799. Champagne Tower


Problem Description

This problem presents a scenario where glasses are stacked in a pyramid fashion to form a champagne tower. Each row in the pyramid has a number of glasses equal to the row number, starting from 1 for the first row, 2 for the second row, and continuing up to the 100th row. Each glass can hold one cup of champagne. When we pour champagne into the top glass, it fills glasses below it in the following manner: once the current glass is full, any extra champagne splits equally between the two glasses directly below it. This process continues down the pyramid until the champagne either fills glasses or spills on the floor if it reaches the last row.

The actual problem is to determine how full a specific glass, given by its row (query_row) and position in the row (query_glass), is after pouring a certain number of cups (poured) of champagne into the top glass of the tower.

Intuition

To solve this problem, we can use a dynamic programming approach where we simulate the pouring process. We will create a 2D array that represents the champagne glasses and track the amount of champagne in each glass. When we pour champagne into the glass at the top, we continue to distribute it down the rows. If a glass receives more than one cup of champagne, it overflows, and the excess amount is shared equally between the two glasses directly below it.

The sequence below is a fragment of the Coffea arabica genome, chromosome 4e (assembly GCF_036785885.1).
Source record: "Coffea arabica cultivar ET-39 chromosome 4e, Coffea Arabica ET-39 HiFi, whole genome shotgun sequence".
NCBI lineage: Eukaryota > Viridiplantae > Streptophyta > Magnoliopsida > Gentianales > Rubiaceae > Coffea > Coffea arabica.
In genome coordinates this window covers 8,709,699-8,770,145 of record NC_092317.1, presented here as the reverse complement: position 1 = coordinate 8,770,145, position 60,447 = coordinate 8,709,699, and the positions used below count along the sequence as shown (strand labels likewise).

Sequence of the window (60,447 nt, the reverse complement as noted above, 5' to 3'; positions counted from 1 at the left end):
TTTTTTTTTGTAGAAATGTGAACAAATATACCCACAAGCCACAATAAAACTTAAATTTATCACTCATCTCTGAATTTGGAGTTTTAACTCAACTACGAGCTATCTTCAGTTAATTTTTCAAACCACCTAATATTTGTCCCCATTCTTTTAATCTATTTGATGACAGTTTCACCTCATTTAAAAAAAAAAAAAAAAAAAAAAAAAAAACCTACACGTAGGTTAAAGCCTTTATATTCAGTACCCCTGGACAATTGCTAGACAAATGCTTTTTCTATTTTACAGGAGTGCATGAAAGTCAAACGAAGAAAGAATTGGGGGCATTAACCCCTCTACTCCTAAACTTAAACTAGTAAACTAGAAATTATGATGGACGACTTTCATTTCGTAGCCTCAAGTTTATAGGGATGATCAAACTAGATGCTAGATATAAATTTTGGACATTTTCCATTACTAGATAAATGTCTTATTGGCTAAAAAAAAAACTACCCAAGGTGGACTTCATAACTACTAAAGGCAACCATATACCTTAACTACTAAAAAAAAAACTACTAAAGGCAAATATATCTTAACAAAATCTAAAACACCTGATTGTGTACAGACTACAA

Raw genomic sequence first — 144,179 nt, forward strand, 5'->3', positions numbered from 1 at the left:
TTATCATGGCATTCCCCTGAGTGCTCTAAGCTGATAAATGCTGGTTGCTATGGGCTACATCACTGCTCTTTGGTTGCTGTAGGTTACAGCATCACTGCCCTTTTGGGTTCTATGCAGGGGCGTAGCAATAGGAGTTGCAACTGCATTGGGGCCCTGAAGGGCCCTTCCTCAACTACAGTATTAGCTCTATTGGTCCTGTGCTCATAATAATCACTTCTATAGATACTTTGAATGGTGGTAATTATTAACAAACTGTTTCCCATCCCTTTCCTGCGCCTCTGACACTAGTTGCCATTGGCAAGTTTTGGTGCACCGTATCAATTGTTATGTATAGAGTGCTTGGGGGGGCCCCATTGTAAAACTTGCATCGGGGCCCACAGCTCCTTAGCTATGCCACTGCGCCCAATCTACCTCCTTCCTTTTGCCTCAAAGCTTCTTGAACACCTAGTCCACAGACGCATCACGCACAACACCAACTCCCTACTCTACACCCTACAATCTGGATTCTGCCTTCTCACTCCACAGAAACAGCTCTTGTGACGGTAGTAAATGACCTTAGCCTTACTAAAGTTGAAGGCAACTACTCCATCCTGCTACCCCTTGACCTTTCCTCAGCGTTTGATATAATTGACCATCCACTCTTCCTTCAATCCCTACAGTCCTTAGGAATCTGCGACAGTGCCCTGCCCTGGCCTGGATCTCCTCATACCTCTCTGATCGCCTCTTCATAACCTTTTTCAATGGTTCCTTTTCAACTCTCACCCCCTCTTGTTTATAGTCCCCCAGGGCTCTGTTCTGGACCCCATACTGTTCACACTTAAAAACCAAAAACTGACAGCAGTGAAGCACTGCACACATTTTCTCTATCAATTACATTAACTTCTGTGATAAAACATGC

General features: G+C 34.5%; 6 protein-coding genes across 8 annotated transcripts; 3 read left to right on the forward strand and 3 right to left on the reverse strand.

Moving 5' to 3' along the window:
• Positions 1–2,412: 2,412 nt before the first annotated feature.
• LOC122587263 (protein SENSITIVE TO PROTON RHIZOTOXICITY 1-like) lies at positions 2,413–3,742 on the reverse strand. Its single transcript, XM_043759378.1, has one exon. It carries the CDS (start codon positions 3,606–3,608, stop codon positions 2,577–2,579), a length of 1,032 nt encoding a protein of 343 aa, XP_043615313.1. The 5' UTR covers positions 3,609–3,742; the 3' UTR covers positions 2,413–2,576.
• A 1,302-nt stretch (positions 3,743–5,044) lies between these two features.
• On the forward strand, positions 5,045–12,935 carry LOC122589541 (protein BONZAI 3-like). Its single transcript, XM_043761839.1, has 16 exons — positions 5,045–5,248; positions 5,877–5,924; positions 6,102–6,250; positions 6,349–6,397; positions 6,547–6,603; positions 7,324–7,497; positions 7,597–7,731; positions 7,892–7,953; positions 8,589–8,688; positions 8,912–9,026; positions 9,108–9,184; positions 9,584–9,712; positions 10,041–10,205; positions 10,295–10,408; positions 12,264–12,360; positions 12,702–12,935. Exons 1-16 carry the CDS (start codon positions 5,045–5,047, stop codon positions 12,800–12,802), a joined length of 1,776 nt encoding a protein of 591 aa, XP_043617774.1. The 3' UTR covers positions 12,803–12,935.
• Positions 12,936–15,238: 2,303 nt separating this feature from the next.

We're only interested in the distribution of champagne up to and including the query_row, so we can limit the simulation to that. By initializing the overflow process from the top and proceeding row by row, we can efficiently calculate how much champagne is in each glass when the overflow process ceases - either when we reach the desired row or when no more champagne can overflow.

When representing the overflow, any glass that has more than one cup of champagne will distribute the excess. This is calculated by subtracting 1 cup (the glass's capacity) from its champagne amount, dividing the remainder by 2, and adding the result to the two glasses below. This is iterated for each row until we get to the row we need to query, which contains the glass of interest.

Finally, we query the amount of champagne in the specific glass. If the glass is full, it will have one cup of champagne; if it is not full, it will have an amount equal to whatever was poured into it through the overflow process. Since glasses can't hold more than one cup, the answer will be 1 if the calculated amount is over 1 cup, or the calculated amount itself if it's less than or equal to 1 cup.

Solution Approach

The solution uses dynamic programming to solve the problem efficiently. Here's how the implementation goes:

  1. Create a 2D Array: We initialize a 2D array f with dimensions 101x101, which represents the champagne glasses. We use a size of 101 because that accounts for the 100th row potentially overflowing into an additional row below it.

  2. Base Condition: We set the champagne in the top glass f[0][0] to be equal to the poured amount.

  3. Simulate Pouring Process: We iterate through the rows up to query_row + 1. For each row i, we iterate through the glasses j in that row up to i + 1, because the number of glasses in each row is equal to the row number.

  4. Check for Overflow: Inside the nested loop, we check if a glass has more than one cup of champagne by checking if f[i][j] is greater than 1.

  5. Distribute Excess Champagne: If the glass overflows, we calculate the excess amount that will flow to the glasses below by subtracting one cup and dividing the remainder by two (this is half).